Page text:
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Contested litigation in the courtroom: there are other options

On Behalf of | Aug 24, 2016 | Divorce

If you’re a Massachusetts resident seeking to get a divorce, you might reasonably harbor some trepidation regarding what is centrally involved in the process.

And you would hardly be alone for having some fears and doubts. After all, divorce is not exactly a commonplace occurrence for most people.

Given that, you can suddenly find yourself dwelling ceaselessly on important matters you never considered before. How do we work things out optimally for the kids? What happens to the house? If marital property is marked by substantial assets across diverse categories, how can it be equitably divided?

For many people, such thoughts are coupled with a strong desire to avoid outright conflict and to retain, to the maximum degree possible, civility during the divorce process and following marital dissolution.

Increasingly, that results in more couples investigating divorce options other than the “traditional” divorce trappings that are commonly associated with a courtroom and the close oversight of a judge.

An adversarial divorce in court is often linked with extreme formalism and an almost antiseptic atmosphere. Couples have little control or autonomy over the process, and routinely surrender important decision-making powers to a government official who is, after all, a stranger and a largely disinterested third party.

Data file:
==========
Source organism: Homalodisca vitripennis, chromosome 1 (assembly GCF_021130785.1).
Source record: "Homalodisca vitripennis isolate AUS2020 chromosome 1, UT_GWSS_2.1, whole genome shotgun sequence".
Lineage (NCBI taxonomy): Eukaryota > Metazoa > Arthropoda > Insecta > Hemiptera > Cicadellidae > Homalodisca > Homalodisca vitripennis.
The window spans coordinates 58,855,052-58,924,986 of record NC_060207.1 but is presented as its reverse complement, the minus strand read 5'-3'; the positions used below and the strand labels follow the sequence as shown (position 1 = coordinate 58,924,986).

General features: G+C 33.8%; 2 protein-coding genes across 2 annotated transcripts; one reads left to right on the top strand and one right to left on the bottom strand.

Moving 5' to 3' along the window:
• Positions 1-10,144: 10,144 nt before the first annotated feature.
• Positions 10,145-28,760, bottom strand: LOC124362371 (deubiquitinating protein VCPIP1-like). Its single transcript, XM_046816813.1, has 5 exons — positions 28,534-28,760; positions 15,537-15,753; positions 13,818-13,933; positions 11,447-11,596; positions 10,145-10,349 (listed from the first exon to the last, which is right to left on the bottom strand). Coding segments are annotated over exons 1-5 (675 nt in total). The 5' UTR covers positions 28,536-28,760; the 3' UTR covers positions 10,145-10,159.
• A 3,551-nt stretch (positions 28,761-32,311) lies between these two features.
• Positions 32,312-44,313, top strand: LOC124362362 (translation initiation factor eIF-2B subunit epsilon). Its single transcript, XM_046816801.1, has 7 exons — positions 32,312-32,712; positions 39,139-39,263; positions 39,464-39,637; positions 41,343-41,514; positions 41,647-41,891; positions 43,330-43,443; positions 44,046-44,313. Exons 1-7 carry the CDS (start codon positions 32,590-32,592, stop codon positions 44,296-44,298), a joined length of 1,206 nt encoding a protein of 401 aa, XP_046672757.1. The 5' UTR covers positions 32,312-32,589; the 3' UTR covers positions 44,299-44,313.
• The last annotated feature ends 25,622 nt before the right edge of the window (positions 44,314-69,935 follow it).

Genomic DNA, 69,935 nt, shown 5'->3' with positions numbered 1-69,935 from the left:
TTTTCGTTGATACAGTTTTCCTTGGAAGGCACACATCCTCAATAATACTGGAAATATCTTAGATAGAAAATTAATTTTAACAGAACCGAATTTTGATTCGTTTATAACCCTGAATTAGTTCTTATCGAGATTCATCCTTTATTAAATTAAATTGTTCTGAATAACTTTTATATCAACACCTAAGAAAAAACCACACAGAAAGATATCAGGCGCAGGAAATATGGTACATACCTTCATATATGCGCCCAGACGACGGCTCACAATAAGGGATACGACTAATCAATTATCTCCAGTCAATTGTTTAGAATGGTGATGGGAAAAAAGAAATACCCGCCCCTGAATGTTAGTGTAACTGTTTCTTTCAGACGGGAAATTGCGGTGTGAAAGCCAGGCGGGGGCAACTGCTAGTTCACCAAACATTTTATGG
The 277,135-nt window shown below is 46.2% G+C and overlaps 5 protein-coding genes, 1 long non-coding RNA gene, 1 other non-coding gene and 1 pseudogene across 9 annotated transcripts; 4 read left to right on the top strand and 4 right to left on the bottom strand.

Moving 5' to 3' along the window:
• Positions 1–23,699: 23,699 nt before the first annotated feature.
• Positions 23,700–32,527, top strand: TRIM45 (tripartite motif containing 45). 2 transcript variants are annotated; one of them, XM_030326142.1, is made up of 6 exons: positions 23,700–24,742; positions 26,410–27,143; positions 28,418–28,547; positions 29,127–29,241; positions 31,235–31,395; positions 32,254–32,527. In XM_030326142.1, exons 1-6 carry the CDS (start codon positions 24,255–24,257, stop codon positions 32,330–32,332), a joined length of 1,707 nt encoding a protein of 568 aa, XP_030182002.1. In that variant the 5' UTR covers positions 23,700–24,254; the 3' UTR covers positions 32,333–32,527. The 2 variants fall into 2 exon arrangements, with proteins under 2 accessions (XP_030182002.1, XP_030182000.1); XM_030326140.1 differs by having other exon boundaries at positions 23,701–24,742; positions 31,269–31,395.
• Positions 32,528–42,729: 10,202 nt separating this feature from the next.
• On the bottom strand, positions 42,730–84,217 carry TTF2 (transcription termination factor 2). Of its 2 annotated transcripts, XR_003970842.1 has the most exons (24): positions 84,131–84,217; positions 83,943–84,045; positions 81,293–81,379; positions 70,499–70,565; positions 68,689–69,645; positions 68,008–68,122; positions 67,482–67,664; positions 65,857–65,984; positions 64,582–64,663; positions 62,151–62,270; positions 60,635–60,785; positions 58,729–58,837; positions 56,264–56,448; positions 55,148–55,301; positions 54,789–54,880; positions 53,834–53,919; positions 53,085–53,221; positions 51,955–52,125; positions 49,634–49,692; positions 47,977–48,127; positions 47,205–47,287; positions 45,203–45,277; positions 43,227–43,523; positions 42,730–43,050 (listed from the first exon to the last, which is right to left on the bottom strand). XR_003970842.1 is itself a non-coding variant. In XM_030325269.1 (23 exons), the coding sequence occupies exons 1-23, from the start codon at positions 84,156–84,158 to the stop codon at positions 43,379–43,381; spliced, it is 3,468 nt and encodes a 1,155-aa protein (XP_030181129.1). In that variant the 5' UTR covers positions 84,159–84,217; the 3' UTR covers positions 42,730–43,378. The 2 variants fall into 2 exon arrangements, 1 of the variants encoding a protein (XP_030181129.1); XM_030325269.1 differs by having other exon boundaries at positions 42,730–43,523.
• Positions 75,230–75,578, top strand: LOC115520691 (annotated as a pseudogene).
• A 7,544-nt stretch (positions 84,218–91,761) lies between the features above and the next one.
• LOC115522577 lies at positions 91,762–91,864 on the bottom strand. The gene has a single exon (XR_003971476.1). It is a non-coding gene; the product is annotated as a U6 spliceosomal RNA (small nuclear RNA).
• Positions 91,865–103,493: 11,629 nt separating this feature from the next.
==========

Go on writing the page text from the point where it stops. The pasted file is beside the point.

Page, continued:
There are alternatives. As noted in an online overview of so-called “alternative dispute resolution,” arbitration is an avenue that is profitably pursued by many divorcing couples.

At the Law Offices of Lisa A. Ruggieri, P.C., in Wellesley, our family law attorneys readily endorse arbitration and other ADR alternatives to formally litigated divorce in some cases.

We have often assisted clients in arbitration, helping them with all their family law matters and ensuring that they are well connected with other parties often central to the process (for example, vocational experts, child psychologists, accountants and retired judges who can serve as neutral third-party decision makers).

We welcome readers’ contacts to the firm soliciting information and advice regarding divorce arbitration and other marriage-ending options that can avoid many of the stresses that are commonly linked with a traditional courtroom setting.

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